Core Bibliographic Record for Music

Working group members

Anders Cato, Bibliotekstjänst AB, Lund, Sweden (Chair); Richard Andrewes, Cambridge University Library, Cambridge, England; James P.Cassaro, Cornell University, Ithaca, N.Y., USA; Kurt Deggeler, Fonoteca nazionale Svizzera, Lugano, Switzerland; Johan Eckeloo, Koninklijk Conservatorium Brussel, Brussels, Belgium; Bradford L. Eden, League City, Texas, USA; Inger Enqvist, Statens musikbibliotek, Stockholm, Sweden; Candice Feldt, Tufts Univ., Medford, MA, USA; Mireille Geering, Niederglatt, Switzerland; Antony Gordon, British Library, National Sound Archive, London, England; Lynn Gullickson, USA; Alison Hall, Carleton University Library, Ottawa, ON, Canada; Anna Jensdottir, National- and University Library of Iceland, Reykjavik, Iceland; Ann Barbara Kerstin, Stadt- und Universitätsbibliothek Frankfurt, Frankfurt, Germany; Michelle Lancelin, Conservatoire de la region; Boulogne-Billancourt, France; Ann Le Lay, Conservatoire de la region; Boulogne-Billancourt, France; Anders Lönn, Statens musikbibliotek, Stockholm, Sweden; Egle-Elena Marceniene, Lietuvos nacionalines Martyno Mazvydo bibliotekos Muzikos skyriaus vedeja,Vilnius, Lithuania; Patrick Mills, British Library, London, England; Brenda Muir-Leadstone, National Library of Canada, Ottawa ON, Canada; Sri Sisi Kumar Mukherjee, Madral, India; Claudia Parmeggiani, ICCU,Roma, Italy; Heikki Poroila, Vantaa City Library, Vantaa, Finland; Federica Riva, Conservatorio di Musica A. Boito, Parma, Italy; Martie Severt, Muziekcentrum van de Omreup, Hilversum, Netherlands; Siren Steen, Bergen Public Library, Bergen, Norway; Elisabeth Strandbygaard, Det Nordjyske Landsbibliotek, Aalborg, Denmark; Jukka Tamilehto, BTJ Kirjastopalvelu Oy, Helsinki, Finland; Vivien Taylor, Douglas Library, Queens Univ., Kingston ON, Canada, Malcolm Turner, British Library, Music Library, London, England; Tine Vind, Danmarks Bibliotekskole, København, Denmark.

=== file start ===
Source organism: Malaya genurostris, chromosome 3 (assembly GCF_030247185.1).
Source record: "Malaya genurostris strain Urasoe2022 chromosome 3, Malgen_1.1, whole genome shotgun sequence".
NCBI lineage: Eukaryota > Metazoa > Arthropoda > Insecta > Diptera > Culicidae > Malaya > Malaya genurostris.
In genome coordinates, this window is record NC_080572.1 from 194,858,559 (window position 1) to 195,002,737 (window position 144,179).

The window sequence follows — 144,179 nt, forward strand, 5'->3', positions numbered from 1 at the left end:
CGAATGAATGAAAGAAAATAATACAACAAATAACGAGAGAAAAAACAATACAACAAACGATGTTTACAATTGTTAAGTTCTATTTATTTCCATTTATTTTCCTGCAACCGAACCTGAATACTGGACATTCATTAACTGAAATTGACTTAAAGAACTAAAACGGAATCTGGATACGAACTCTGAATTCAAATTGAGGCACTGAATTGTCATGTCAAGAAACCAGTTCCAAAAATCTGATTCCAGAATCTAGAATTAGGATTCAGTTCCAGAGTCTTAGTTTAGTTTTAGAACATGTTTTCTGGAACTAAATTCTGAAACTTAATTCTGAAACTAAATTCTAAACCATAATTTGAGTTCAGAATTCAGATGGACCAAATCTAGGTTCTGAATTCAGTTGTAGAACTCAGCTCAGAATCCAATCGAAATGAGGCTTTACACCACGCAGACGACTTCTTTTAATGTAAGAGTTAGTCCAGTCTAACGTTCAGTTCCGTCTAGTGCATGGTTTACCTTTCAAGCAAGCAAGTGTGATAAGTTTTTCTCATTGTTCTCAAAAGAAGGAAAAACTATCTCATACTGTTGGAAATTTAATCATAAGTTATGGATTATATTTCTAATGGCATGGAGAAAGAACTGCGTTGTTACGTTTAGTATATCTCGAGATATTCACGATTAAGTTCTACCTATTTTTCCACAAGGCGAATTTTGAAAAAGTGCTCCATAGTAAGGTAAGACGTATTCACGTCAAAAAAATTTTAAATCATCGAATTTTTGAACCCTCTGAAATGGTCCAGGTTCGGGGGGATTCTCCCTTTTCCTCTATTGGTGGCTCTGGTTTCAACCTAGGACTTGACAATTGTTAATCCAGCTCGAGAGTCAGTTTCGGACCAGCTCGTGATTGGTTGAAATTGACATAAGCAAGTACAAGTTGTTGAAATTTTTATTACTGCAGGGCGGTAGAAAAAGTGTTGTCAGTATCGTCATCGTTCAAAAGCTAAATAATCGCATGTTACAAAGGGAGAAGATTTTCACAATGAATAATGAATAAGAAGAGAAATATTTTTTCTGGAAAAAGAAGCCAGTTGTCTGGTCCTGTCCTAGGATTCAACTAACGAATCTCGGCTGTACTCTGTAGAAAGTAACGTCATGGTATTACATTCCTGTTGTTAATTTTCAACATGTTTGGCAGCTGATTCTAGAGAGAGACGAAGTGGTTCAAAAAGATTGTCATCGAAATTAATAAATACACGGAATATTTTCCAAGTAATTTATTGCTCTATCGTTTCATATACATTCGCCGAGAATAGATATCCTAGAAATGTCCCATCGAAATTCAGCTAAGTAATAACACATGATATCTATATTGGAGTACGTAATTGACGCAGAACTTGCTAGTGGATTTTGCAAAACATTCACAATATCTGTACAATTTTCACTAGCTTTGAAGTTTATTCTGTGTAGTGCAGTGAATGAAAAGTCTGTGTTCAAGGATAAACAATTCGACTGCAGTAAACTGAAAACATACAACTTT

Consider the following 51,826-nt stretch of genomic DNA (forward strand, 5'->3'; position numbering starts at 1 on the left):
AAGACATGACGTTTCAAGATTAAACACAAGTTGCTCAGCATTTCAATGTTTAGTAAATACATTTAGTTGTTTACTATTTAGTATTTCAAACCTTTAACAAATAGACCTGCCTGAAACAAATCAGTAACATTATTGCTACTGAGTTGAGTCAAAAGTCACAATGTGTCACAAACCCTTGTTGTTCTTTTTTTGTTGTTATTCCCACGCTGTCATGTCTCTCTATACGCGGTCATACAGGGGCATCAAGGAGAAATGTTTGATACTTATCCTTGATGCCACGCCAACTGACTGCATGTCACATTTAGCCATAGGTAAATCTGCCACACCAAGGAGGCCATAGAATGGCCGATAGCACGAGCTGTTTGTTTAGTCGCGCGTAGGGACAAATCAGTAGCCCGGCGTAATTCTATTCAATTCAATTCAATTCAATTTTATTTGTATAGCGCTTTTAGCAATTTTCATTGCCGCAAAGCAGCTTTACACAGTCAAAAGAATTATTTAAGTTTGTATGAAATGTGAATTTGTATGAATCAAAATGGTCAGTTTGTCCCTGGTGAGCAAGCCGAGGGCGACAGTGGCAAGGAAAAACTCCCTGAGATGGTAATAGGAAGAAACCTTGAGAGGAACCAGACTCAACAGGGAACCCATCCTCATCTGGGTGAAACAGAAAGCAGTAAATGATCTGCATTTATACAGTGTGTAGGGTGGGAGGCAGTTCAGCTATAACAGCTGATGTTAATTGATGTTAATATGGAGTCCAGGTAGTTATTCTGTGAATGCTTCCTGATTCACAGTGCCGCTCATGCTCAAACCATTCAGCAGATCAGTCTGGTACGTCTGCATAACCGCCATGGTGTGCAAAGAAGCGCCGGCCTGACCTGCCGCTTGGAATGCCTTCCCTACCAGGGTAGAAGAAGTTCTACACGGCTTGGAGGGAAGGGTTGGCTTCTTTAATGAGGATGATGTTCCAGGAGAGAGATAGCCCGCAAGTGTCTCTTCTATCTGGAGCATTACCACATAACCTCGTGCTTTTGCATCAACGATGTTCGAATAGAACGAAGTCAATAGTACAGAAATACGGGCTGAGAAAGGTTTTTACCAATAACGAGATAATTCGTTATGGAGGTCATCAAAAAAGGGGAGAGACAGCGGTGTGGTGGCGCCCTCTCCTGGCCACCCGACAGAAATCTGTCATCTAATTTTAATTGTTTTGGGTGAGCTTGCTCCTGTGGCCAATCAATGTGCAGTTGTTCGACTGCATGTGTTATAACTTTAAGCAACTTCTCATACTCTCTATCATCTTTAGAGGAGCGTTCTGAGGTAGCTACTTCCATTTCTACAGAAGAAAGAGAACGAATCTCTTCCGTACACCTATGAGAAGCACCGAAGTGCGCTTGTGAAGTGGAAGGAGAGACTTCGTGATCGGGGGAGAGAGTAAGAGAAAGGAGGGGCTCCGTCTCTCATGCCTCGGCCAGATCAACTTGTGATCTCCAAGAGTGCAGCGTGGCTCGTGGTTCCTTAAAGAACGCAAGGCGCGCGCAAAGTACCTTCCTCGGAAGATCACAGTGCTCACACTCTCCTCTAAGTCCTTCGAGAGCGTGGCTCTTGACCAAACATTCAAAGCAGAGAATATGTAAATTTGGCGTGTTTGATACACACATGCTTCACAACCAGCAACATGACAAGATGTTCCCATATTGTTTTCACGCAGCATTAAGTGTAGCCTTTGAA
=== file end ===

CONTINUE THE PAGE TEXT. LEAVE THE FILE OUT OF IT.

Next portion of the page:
Summary

The Working Group on the Core Bibliographic Record for Music and Sound Recordings was appointed by the IAML Council during the IAML Council meetings on 22. and 27. of July 1994 in Ottawa. The charge of this group was to specify what information is mandatory in a bibliographic music record, and what information could be considered as optional. The final report of the group recommends the endorsement of one core bibliographic level for printed and manuscript music and one for sound recordings.

Introduction

At the close of the Cataloguing Commission sessions of 1993 in Helsinki it was apparent that various types of library users seek different kinds of information from music library catalogues, whether they be OPACs or traditional card catalogues. In addition, the lack of standardisation for minimal-level cataloguing techniques being employed as a method for controlling cataloguing backlogs seriously affects our user's access to music materials. If shared cataloguing is to be beneficial to libraries in a global sense, some agreed upon international standard for what constitutes a core bibliographic record for music and sound recordings should be created and implemented.

The work of the working group

When the Working Group started it's work in the autumn of 1994 we soon discovered that similar efforts had already been made in the United States within the Program for Cooperative Cataloging (PCC) established by the Cooperative Cataloging Council in 1993. Within the Program for Cooperative Cataloging there were several task groups of which one was the Music Task Group. This group presented a proposed core bibliographic record standard for music scores and sound recordings in the autumn of 1994.